Purpose There is controversy regarding the optimal choice of an insulin secretagogue to prevent hyperglycemia during the postprandial period. Therefore, we compared the effect of a short- (nateglinide), intermediate- (glyburide), and long-acting (extended-release glipizide) insulin secretagogue versus placebo during the 6-hour postprandial period.
Methods We conducted a single-blind, randomized, crossover study in six non-insulin-requiring subjects with type 2 diabetes. Each subject completed four arms: placebo, nateglinide, glyburide, and extended-release glipizide. Subjects took the study medication for 7 days prior to being admitted to the General Clinical Research Center for study. The study included administration of study medication followed by a test meal. Frequent blood samples were drawn for glucose, insulin, and C-peptide before and for 6 hours after the test meal.
Results As expected, glucose levels were higher throughout the study in the placebo arm (p < .05). However, there were no statistical differences in glucose, insulin, or C-peptide levels between short-, intermediate-, and long-acting insulin secretagogues (p > .05). The incidence of hypoglycemia events was greatest with glyburide. The calculated cost per month of each medication at its recommended dose was: nateglinide ($105) > glyburide ($24) > extended-release glipizide ($14).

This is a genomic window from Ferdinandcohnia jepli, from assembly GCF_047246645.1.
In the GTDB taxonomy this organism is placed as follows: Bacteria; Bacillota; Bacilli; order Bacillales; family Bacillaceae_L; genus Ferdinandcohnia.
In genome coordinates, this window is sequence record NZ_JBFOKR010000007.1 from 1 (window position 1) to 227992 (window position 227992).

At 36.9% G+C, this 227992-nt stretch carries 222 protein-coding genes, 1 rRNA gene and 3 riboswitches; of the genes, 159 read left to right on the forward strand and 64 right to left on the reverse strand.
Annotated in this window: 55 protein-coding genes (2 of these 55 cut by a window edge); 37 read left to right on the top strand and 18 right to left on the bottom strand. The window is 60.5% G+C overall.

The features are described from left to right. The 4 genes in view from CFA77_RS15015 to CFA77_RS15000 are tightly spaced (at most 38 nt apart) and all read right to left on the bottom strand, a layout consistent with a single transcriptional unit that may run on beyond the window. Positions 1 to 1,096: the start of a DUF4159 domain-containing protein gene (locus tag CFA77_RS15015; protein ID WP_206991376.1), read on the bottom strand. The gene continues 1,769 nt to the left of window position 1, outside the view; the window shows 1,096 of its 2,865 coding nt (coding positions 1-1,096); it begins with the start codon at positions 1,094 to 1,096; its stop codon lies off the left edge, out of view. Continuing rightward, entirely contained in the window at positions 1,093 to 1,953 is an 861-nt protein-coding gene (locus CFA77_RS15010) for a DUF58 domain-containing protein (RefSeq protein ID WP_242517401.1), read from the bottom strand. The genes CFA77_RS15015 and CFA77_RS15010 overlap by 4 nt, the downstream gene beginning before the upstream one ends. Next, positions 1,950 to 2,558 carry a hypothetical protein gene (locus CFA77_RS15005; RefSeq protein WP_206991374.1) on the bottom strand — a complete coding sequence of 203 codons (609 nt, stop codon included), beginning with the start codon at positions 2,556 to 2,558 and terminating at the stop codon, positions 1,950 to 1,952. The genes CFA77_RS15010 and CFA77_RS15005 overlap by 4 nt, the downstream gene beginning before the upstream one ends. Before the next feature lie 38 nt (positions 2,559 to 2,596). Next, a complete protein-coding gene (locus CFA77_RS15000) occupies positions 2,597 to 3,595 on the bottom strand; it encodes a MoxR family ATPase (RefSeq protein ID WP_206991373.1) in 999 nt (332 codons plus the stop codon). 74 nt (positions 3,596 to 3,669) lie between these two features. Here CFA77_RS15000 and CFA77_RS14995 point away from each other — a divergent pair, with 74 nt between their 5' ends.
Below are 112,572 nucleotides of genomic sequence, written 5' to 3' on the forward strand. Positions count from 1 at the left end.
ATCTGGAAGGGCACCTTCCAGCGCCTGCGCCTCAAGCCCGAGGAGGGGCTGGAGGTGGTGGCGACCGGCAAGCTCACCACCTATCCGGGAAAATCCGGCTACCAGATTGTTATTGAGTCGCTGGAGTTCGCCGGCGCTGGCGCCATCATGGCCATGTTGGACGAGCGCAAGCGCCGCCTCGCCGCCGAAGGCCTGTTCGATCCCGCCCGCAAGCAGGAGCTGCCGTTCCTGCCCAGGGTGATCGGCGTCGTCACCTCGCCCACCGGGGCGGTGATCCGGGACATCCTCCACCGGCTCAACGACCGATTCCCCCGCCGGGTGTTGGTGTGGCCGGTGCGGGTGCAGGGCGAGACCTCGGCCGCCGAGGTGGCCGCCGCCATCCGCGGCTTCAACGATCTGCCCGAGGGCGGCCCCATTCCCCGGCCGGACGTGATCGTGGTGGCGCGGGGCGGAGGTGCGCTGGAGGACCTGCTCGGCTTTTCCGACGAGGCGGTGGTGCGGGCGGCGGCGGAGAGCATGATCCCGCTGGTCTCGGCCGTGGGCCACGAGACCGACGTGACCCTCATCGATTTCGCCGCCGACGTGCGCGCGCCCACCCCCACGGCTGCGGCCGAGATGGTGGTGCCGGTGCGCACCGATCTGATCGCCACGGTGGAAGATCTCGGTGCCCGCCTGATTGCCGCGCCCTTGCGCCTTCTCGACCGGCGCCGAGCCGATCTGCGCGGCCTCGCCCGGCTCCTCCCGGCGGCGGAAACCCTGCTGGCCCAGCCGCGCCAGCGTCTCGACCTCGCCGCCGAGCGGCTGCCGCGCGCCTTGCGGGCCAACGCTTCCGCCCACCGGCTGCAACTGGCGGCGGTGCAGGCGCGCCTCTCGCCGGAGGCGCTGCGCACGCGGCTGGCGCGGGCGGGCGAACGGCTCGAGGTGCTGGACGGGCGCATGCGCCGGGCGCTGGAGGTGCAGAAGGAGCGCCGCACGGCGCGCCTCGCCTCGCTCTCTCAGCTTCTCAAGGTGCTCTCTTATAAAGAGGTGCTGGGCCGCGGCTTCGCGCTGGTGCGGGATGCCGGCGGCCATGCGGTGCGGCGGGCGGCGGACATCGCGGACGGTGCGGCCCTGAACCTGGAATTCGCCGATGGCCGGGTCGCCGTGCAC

Conclusions Our results demonstrate that during the postprandial period none of the insulin secretagogues studied showed significantly better glucose, insulin, or C-peptide response. Thus, when choosing an insulin secretagogue, health care providers should base their decisions on cost and convenience of use.
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